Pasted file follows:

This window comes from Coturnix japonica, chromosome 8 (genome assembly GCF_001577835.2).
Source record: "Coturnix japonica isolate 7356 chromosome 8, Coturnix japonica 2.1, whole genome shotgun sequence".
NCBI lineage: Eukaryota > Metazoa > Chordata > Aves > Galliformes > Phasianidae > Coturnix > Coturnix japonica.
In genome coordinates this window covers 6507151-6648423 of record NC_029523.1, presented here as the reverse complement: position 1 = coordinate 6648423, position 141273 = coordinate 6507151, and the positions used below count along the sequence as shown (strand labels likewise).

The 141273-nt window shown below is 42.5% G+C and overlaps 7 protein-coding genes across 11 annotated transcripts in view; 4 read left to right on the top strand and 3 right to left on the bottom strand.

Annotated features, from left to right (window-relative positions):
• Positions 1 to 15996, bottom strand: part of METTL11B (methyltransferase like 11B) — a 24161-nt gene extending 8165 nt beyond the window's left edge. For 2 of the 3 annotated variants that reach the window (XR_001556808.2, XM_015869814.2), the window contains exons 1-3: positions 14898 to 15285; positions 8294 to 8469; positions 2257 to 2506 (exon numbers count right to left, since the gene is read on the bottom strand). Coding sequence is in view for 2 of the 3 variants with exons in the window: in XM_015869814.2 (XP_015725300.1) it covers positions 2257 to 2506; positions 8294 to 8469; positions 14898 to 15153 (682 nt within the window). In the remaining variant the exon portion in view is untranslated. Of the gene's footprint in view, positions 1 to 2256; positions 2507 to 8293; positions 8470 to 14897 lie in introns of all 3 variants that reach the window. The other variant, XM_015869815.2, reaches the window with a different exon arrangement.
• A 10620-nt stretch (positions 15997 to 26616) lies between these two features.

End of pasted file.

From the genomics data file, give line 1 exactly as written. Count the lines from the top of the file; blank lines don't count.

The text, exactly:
This window comes from Coturnix japonica, chromosome 8 (genome assembly GCF_001577835.2).